Cod liver oil (Gadus morhua [Linnaeus, 1758]) is a revered 8th century natural medicine that strengthens the body, relieves joint pain and treats skin problems. Cod liver oil’s reputation continued into the 21st century, and is experiencing a resurgence of interest within the scientific community (R. D. Semba, 2012). Several reasons for this renewal may be linked to cod liver oil’s unique constituent profile which affords meaningful levels of naturally occurring vitamins A (retinol), D3 (cholecalciferol), and the family of essential long-chain omega-3 fatty acids, eicosapentaenoic acid (EPA) and docosahexaenoic acid (DHA). Cod liver oil’s composition can prevent multiple micronutrient deficiencies consistent with the United Nations Millennium Development Goals 2015 and Beyond. Additionally, consuming cod liver oil offers a safe and cost-effective way to ingest the nutritional benefits of seafood necessary to meet physical requirements for optimal health. Increasing the dietary status of vitamin D alone in Western Europe has been estimated to alleviate the economic burden of disease by $293 billion per year (Bengtson Nash, Schlabach, & Nichols, 2014). We find ourselves going back to the future to revisit the health benefits of this remarkable fish oil driven by economic and food resource pressures.
This paper delves into the story behind cod liver oil’s resurgence. It explores 1) cod liver oil’s impressive empirical record for treating a wide variety of complaints from skeletal problems to infections; 2) the scientific community’s exploration of potential synergistic relationships between cod liver oil’s key constituents; 3) new methods of minimally processing cod liver oil that preserve its “virgin” crude constituent profile while removing environmental contaminants; and, 4) an overview of cod liver oil’s contemporary clinical applications.
Cod Liver Oil – 8th through 21st Centuries
Marine liver oils have enjoyed a reputation as a health promoting food and therapeutic intervention for millennia by maritime cultures around the world. In 5th century BC Mediterranean culture, the Greek physician, Hippocrates, mentions using dolphin liver oil internally and topically for chronic skin eruptions. Earlier than the 8th century, ancestral fishing communities living on the shores of the Atlantic Ocean, North, Baltic and Norwegian Seas, are known to have used Atlantic cod liver oil (Gadus morhua [Linnaeus, 1758]) therapeutically in poultices, salves, and ointments as well as, internally, as a strengthening tonic and remedy for joint complaints. Norwegian fisherman rubbed cod liver oil on their joints and muscles to ease soreness (Brockbank, 1904; Guy, 1923; Haywood, 2000; MarineBio Conservation Society).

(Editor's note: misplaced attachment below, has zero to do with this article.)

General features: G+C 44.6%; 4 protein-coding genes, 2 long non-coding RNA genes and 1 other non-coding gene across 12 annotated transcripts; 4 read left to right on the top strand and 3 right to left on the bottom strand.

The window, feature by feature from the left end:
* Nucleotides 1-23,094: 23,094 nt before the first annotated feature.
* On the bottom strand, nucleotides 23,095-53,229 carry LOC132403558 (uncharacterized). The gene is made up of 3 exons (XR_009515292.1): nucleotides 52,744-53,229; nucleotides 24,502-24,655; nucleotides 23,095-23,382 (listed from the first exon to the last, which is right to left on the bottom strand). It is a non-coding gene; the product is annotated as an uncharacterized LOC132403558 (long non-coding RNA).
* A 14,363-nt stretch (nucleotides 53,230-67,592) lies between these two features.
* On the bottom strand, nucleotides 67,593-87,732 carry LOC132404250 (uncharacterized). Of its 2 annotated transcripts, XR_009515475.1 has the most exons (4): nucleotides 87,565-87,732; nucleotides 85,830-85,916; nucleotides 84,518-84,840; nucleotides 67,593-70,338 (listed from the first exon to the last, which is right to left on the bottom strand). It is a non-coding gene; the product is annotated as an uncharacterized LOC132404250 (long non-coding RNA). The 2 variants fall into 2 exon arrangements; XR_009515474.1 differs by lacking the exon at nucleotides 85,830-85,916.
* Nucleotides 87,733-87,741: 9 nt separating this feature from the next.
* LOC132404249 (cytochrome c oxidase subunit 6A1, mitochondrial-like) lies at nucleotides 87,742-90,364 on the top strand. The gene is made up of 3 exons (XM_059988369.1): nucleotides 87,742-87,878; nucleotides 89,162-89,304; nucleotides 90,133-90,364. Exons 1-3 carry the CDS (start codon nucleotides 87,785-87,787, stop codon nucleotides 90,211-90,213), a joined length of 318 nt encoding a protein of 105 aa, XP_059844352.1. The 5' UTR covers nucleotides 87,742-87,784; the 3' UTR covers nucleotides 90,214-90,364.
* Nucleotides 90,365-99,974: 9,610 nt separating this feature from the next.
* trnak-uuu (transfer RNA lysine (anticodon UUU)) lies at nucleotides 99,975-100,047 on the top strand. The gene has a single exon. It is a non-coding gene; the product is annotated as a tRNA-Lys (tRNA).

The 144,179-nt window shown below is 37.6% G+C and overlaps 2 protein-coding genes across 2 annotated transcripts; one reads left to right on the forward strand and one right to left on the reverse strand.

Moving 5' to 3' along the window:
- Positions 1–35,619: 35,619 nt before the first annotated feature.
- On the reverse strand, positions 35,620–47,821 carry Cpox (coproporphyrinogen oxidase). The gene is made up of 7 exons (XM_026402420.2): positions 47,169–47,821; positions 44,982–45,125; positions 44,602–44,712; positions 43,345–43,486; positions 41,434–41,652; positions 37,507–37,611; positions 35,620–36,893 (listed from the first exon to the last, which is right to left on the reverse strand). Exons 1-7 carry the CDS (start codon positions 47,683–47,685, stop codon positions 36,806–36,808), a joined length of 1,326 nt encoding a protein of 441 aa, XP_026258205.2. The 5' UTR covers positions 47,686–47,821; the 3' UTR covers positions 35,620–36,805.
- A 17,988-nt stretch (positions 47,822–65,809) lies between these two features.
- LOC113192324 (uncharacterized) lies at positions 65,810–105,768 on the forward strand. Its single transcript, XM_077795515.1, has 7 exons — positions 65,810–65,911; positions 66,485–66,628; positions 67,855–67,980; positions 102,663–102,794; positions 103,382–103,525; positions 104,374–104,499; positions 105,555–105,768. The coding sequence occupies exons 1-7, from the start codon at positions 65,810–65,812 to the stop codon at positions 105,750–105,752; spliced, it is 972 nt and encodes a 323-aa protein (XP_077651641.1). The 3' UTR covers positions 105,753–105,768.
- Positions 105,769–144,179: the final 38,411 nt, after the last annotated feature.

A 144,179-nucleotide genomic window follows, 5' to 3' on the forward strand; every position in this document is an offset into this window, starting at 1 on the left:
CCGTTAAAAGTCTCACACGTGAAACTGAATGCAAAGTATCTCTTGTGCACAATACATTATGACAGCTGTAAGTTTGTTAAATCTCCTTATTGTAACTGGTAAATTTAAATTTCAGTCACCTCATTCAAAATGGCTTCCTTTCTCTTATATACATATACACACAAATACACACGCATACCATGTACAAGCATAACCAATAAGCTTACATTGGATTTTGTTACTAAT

In 1650, rickets, the softening and weakening of bones in children leading to lifelong bone deformity, was acknowledged as a disease by an esteemed Cambridge physician, Frances Glisson. This condition was so pervasive and crippling in 17th century British Isles that it was called “the English Disease.” The application of cod liver oil for rickets, was a welcome and gentle option to prevailing treatments that were painful, ineffective and incapacitating (DeLuca, 2014; Rajakumar, 2003; Rosenfeld, 1997).
In Glisson’s own words, he “…suggested treatments for rickets included: cautery, incisions to draw out bad humors, blistering, and ligature of soft wool around the limb to retard the return of blood. For correction of bony deformities, Glisson proposed splinting and artificial suspension of the affected infant: ‘The artificial suspension of the body is performed by the help of an instrument cunningly made with swathing bands, first crossing the brest and coming under the armpits, then about the head and under the chin, then receiving the hands by two handles, so that it is a pleasure to see the child hanging pendulous in the air, and moved to and fro by the spectators. This kind of exercise is thought to be many waies conducible in this affect, for it helpeth to restore the crooked bones, to erect the bended joynts, and to lengthen the short stature of the body’ (Rajakumar, 2003).